Books and Articles on King Kong

In general, books on King Kong tend to be fan books, but many like Gottesman and Geduld 1976 have useful articles on production and interviews of the cast and crew, and some, like Goldner and Turner 1975 and Morton 2005, have information on sequels and remakes. In particular one looks to these books for background information on the history of the film, its reception, marketing, and the cast and crew, as well as for historiography. They also contain detailed information on the animation process headed by Willis O’Brien as well as the making of the lush Wagnerian musical score by Max Steiner. Erb 2009 provides the most comprehensive book discussing the role of King Kong in popular culture. Cashill 2006 provides a critique of what is altered with computer-generated imagery (CGI) and the Peter Jackson version of King Kong. Lovelace, et al. 1976 is the novelization of the film.

  • Cashill, Robert. “All things Kong-sidered.” Cinéaste 31.2 (Spring 2006): 39–43.

    In this scholarly and thoughtful article, Cashill theorizes about the Peter Jackson remake and argues that the realism of the CGI dissipates the mythic image of King Kong.

  • Erb, Cynthia Marie. Tracking King Kong: A Hollywood Icon in World Culture. Detroit: Wayne State University, 2009.

    Erb’s book, revised from her earlier 1998 version, comprehensively details global and national interpretations and analyses of King Kong, and includes a section on Peter Jackson’s King Kong. It is indispensable for film studies scholars who want to situate the film within competing discourses.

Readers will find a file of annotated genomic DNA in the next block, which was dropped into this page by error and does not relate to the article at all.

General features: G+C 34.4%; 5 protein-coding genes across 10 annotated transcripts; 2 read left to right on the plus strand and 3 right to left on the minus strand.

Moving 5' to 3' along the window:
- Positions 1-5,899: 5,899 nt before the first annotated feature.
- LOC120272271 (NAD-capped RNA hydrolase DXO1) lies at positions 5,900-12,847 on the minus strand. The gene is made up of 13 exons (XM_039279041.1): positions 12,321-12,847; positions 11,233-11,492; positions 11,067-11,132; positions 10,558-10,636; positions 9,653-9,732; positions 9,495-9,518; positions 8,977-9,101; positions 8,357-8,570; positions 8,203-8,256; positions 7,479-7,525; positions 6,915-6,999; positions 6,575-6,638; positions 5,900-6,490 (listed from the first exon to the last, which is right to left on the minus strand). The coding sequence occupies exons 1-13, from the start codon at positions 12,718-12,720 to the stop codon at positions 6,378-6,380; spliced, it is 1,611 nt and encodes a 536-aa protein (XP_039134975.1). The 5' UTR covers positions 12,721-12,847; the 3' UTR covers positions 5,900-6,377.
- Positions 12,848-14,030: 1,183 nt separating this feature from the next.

• Goldner, Orville, and George E. Turner, eds. The Making of King Kong: The Story Behind a Film Classic. South Brunswick, NJ, and New York: A. S. Barnes, 1975.

    Although uncritical, this fan book still offers useful notes on production history, as well as appendices on related films by Cooper and Schoedsack including Grass, Chang, The Four Feathers, Rango, The Most Dangerous Game, and Son of Kong, or films known for the work of animator Willis H. O’Brien, such as The Lost World, Creation, and The Ghost of Slumber Mountain.

  • Gottesman, Ronald, and Harry Geduld, eds. The Girl in the Hairy Paw: King Kong as Myth, Movie, and Monster. New York: Avon, 1976.

    Provides the reader with information on the production of King Kong and reception of the 1933 film, including animation of Willis O’Brien. Includes reviews, discussions of the writing, interpretations, animation, and an interview with Fay Wray.

  • Lovelace, Delos W., Edgar Wallace, and Merian C. Cooper. King Kong. New York: Grosset & Dunlap, 1976.

    A novelization of the film that also includes stills from the 1933 movie.

  • Morton, Ray. King Kong: the History of a Movie Icon from Fay Wray to Peter Jackson. New York: Applause Theatre & Cinema, 2005.

    The most recent book on the making of the 1933 King Kong, which includes the production, exhibition, and distribution of its sequels including The Son of Kong, King Kong Versus Godzilla, the John Guillermin remake of King Kong (1976), his King Kong Escapes (1986), and Peter Jackson’s remake of 2005.